by Nicole Canfora
A mortgage is a large debt often repaid over a long period of time.
Buying a home or property usually involves taking out a mortgage. Certain experts believe there are both financial and psychological benefits to paying down mortgage debt, while others champion the advantages associated with assuming a new mortgage at a lower interest rate. It's important to gauge the consequences associated with each option before deciding which is best for your financial situation.
Paying Down the Mortgage Debt: Pros
Paying down mortgage debt is ideal if you want to accelerate mortgage amortization and reduce the interest paid over the life of the loan. How much you save depends on how much you put toward principal repayment. The more money put toward the principal on a mortgage loan, the sooner the mortgage will be paid off. This approach also benefits homeowners who want to get rid of mortgage debt before or at their planned time of retirement. Paying down mortgage debt eventually eliminates private mortgage insurance, as well.
Paying Down the Mortgage Debt: Cons
If you choose to
pay down existing mortgage debt, there could be tax consequences, such as a reduction or loss of the mortgage interest deduction when filing federal tax returns. Also, the cash you would use to pay down the mortgage may be of better use for paying down higher-interest debts. For example, if you have a mortgage at 5 percent interest and debt on a credit card charging 14 percent interest, it makes more sense to put your extra cash toward the debt with the higher interest rate. The same goes for if you can invest the extra money to garner better returns on higher interest bearing accounts.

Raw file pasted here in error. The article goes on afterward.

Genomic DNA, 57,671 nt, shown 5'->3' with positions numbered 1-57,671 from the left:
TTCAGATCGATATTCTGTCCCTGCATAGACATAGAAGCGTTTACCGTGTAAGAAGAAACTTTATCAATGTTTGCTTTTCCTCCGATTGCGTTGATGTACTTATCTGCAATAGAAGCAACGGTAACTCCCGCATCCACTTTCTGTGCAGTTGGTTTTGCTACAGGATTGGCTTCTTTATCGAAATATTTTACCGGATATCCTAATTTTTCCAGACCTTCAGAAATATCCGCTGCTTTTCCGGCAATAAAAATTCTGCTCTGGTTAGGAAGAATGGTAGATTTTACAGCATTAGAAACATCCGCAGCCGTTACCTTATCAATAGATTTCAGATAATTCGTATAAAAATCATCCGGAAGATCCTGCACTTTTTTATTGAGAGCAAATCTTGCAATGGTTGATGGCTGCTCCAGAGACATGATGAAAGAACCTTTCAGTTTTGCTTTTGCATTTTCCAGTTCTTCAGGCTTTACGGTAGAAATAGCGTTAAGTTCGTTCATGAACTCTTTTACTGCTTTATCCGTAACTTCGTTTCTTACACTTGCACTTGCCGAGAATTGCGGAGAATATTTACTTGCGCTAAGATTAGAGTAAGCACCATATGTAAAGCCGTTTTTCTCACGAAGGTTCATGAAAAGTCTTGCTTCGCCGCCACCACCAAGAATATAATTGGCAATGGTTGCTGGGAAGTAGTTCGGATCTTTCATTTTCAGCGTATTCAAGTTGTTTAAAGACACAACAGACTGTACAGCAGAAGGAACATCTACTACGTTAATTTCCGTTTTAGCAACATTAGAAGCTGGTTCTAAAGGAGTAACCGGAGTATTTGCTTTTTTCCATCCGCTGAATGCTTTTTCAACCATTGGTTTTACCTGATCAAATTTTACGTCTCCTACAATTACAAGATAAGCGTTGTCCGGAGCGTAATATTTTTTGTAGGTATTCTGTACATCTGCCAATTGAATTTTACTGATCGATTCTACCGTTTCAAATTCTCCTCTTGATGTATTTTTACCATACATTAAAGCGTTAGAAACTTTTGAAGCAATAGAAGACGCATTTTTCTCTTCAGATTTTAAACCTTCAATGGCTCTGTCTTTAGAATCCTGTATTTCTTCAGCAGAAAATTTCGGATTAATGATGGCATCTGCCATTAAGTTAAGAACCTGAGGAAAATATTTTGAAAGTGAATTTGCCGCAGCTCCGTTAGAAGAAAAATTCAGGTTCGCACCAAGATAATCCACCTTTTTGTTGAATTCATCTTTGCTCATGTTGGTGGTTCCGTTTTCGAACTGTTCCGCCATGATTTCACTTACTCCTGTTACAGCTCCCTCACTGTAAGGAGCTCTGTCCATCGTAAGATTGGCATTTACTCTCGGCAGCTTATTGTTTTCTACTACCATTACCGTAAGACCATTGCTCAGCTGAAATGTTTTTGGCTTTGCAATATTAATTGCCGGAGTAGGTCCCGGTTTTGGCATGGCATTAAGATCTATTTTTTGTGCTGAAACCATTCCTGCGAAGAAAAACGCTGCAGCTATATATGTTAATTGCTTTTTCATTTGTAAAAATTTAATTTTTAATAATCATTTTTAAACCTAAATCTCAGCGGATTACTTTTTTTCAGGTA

Assuming a New Mortgage: Pros
Homeowners who refinance their current mortgage and assume a new one do so because they want to shorten the mortgage term and/or lower their payments. Reduced mortgage payments result in increased cash flow, making it easier to invest, save money, or apply the cash toward other needs. Assuming a new mortgage with a shorter term may increase the mortgage payment but decrease the total interest paid over the life of the loan.
Assuming a New Mortgage: Cons